Last week, many Californians witnessed a red glow in the sky that could have been mistaken for an aurora. The recent burst of solar activity is bringing polar lights to lower latitudes than has happened for a long time, but nothing this large and bright has reached the outskirts of LA – instead, the sky colors came from a SpaceX rocket creating a hole in the ionosphere.
In the early days of space exploration, references were made to rockets “punching holes in the sky” and letting something awful through. Whether anyone really feared this, or it was just a way of mocking technophobes is lost in the mists of time, but it turns out something of the sort really can happen.
A 2018 paper in Space Weather (a peer-reviewed journal, not the helpful website) explores the impact of a SpaceX Falcon 9 flight the previous year to launch Taiwan’s FORMOSAT-5 satellite. It reports the rocket “Induced gigantic circular shock acoustic waves (SAWs) in total electron content (TEC) over the western United States […] The rocket-exhaust plume subsequently created a large-scale ionospheric plasma hole (~900 km [559 miles] in diameter).”
Some would call this a thinning, not a hole, but over an area more than 500 miles wide, TECs were reduced by up to 70 percent compared to normal conditions. Not all the hole was equally affected, with just 10 percent TEC loss in some areas.
That event didn’t attract much public attention, but a similar launch on July 19 this year did after photographs were posted on social media, including Musk’s own website, whatever he is calling it.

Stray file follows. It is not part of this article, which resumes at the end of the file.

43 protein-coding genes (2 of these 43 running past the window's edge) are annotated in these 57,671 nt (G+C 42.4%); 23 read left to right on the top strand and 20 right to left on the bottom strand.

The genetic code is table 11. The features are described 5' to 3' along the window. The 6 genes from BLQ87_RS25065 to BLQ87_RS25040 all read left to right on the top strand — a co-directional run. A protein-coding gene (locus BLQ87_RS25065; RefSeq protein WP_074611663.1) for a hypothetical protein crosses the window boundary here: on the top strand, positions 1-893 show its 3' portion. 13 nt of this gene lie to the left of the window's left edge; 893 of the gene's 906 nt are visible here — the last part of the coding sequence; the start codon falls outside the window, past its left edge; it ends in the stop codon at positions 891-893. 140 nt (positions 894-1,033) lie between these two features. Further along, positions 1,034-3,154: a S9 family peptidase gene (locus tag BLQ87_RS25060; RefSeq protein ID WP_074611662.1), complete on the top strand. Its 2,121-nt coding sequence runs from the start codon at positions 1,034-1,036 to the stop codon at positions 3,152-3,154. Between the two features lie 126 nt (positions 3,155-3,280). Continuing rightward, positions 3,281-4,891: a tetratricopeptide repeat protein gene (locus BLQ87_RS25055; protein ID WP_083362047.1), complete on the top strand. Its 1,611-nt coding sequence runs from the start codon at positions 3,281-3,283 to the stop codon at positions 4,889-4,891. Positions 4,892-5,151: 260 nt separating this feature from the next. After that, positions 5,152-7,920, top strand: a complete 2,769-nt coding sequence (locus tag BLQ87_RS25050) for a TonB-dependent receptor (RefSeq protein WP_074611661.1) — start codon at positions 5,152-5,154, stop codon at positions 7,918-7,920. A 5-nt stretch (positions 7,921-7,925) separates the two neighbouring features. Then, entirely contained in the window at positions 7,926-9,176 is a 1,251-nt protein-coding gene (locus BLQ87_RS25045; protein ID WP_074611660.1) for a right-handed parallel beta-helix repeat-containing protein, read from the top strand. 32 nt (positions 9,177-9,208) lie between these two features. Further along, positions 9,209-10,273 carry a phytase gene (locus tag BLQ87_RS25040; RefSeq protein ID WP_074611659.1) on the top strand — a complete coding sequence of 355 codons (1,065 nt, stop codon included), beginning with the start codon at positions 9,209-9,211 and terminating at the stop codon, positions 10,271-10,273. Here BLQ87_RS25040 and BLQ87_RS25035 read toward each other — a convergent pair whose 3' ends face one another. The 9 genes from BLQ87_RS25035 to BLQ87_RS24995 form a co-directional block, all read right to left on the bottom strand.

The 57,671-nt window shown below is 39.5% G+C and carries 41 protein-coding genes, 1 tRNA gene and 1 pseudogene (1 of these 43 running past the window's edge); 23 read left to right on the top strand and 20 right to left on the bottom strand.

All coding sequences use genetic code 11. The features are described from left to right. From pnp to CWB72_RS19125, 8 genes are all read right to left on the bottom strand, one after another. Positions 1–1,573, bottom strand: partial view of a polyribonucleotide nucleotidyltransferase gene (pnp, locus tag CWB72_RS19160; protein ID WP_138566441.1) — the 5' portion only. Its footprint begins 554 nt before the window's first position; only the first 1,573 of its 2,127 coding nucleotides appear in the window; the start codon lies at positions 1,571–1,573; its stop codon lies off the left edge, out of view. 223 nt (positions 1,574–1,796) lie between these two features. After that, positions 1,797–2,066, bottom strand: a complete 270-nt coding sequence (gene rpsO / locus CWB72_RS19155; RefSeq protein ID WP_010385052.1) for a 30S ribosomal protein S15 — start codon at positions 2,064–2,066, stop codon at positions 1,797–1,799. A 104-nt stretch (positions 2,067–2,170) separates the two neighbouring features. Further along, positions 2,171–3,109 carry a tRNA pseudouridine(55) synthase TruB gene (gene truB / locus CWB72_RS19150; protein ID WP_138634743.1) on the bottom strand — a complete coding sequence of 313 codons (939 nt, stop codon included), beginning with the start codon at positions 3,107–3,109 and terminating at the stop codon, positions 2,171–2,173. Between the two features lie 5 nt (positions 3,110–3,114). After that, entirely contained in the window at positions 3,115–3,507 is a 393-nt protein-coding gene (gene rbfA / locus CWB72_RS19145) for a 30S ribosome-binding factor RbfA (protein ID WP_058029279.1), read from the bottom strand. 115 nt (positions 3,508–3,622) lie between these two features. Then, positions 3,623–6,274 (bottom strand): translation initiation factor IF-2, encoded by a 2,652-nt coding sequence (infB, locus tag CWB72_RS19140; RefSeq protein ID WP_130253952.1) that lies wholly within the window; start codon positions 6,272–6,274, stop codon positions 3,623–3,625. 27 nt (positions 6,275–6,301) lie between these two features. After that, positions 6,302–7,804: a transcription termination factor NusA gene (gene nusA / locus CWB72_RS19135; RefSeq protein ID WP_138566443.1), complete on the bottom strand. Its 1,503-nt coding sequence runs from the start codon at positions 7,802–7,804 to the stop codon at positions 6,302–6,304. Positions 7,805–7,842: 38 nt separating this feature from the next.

Rockets release a lot of gasses in their exhaust plumes. Chemical recombination in their wake can affect the charged particles, particularly electrons, that form the Earth’s ionosphere, the ionized upper part of the Earth’s atmosphere
Nor were these the only two recent human-made ionosphere holes. Last year, one was spotted over the eastern United States. Christopher Hoffman was one of those who captured magnificent photographs, telling Spaceweather.com that he had photographed it from Maryland. "I went out with some first time photographers to teach them how to set up their cameras for night sky photography," Hoffman said. "We took a 30 second exposure, and when the exposure was finished I saw this red glowing area covering the Milky Way."
For most Californians, this was probably just a chance to see the sky glow without having to visit Canada. However, just as the pleasure of watching a Starlink skytrain fades once satellites are so numerous they obscure one’s view of the real stars, this may not look so nice when it happens more often.
Besides the view, the most immediate potential consequence of disrupting the ionosphere is the potential to disrupt radio transmissions, which are normally bounced off the ionosphere. The 2017 launch is calculated to have possibly created an additional error of around 1 meter (3 feet) in the precision of GPS.
The 2018 paper makes clear that most Falcon 9 launches have much smaller effects. “This is the largest rocket-induced circular SAWs on record, […] and was due to the unique, nearly vertical attitude of the rocket during orbit insertion,” the authors note. However, future generations of rockets, with the capacity for larger payloads, could produce events like this even when launching on more traditional paths, making large ionosphere holes common without regulation. Similarly, a one-meter GPS error may not be much of a worry, but if multiple factors combine to cause more intense TECs disruptions this may be an early warning sign.